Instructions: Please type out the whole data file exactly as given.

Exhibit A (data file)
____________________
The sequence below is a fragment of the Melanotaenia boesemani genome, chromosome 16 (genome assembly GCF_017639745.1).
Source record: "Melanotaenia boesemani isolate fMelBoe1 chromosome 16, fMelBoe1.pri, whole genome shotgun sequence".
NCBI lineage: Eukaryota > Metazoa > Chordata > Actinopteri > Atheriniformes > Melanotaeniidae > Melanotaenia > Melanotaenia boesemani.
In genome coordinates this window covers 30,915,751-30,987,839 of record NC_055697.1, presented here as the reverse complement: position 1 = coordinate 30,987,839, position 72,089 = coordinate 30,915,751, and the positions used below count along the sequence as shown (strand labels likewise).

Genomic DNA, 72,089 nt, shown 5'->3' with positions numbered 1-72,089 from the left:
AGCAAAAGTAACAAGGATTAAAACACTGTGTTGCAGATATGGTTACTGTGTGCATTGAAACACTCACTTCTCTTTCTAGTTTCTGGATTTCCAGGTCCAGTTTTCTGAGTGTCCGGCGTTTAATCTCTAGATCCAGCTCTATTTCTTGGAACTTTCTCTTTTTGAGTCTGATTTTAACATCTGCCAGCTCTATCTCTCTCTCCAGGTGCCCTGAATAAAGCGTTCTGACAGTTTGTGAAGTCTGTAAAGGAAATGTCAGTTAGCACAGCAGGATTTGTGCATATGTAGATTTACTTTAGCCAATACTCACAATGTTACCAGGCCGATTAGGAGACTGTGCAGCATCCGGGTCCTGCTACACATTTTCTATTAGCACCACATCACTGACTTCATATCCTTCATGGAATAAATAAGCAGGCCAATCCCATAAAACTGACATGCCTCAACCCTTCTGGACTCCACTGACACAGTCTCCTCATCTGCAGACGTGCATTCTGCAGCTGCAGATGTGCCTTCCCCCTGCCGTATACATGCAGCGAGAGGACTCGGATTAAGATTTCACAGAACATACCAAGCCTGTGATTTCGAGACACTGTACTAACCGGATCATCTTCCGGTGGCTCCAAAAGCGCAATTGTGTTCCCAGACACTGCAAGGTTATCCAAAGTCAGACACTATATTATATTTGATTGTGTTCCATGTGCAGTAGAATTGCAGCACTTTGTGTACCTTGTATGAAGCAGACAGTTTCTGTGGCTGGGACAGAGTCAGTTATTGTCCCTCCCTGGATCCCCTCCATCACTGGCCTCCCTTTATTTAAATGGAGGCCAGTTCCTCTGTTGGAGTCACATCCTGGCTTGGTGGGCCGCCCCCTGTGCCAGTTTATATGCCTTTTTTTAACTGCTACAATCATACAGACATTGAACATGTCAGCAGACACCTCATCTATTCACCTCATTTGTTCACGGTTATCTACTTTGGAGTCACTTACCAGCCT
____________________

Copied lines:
The sequence below is a fragment of the Melanotaenia boesemani genome, chromosome 16 (genome assembly GCF_017639745.1).
Source record: "Melanotaenia boesemani isolate fMelBoe1 chromosome 16, fMelBoe1.pri, whole genome shotgun sequence".
NCBI lineage: Eukaryota > Metazoa > Chordata > Actinopteri > Atheriniformes > Melanotaeniidae > Melanotaenia > Melanotaenia boesemani.
In genome coordinates this window covers 30,915,751-30,987,839 of record NC_055697.1, presented here as the reverse complement: position 1 = coordinate 30,987,839, position 72,089 = coordinate 30,915,751, and the positions used below count along the sequence as shown (strand labels likewise).

Genomic DNA, 72,089 nt, shown 5'->3' with positions numbered 1-72,089 from the left:
AGCAAAAGTAACAAGGATTAAAACACTGTGTTGCAGATATGGTTACTGTGTGCATTGAAACACTCACTTCTCTTTCTAGTTTCTGGATTTCCAGGTCCAGTTTTCTGAGTGTCCGGCGTTTAATCTCTAGATCCAGCTCTATTTCTTGGAACTTTCTCTTTTTGAGTCTGATTTTAACATCTGCCAGCTCTATCTCTCTCTCCAGGTGCCCTGAATAAAGCGTTCTGACAGTTTGTGAAGTCTGTAAAGGAAATGTCAGTTAGCACAGCAGGATTTGTGCATATGTAGATTTACTTTAGCCAATACTCACAATGTTACCAGGCCGATTAGGAGACTGTGCAGCATCCGGGTCCTGCTACACATTTTCTATTAGCACCACATCACTGACTTCATATCCTTCATGGAATAAATAAGCAGGCCAATCCCATAAAACTGACATGCCTCAACCCTTCTGGACTCCACTGACACAGTCTCCTCATCTGCAGACGTGCATTCTGCAGCTGCAGATGTGCCTTCCCCCTGCCGTATACATGCAGCGAGAGGACTCGGATTAAGATTTCACAGAACATACCAAGCCTGTGATTTCGAGACACTGTACTAACCGGATCATCTTCCGGTGGCTCCAAAAGCGCAATTGTGTTCCCAGACACTGCAAGGTTATCCAAAGTCAGACACTATATTATATTTGATTGTGTTCCATGTGCAGTAGAATTGCAGCACTTTGTGTACCTTGTATGAAGCAGACAGTTTCTGTGGCTGGGACAGAGTCAGTTATTGTCCCTCCCTGGATCCCCTCCATCACTGGCCTCCCTTTATTTAAATGGAGGCCAGTTCCTCTGTTGGAGTCACATCCTGGCTTGGTGGGCCGCCCCCTGTGCCAGTTTATATGCCTTTTTTTAACTGCTACAATCATACAGACATTGAACATGTCAGCAGACACCTCATCTATTCACCTCATTTGTTCACGGTTATCTACTTTGGAGTCACTTACCAGCCT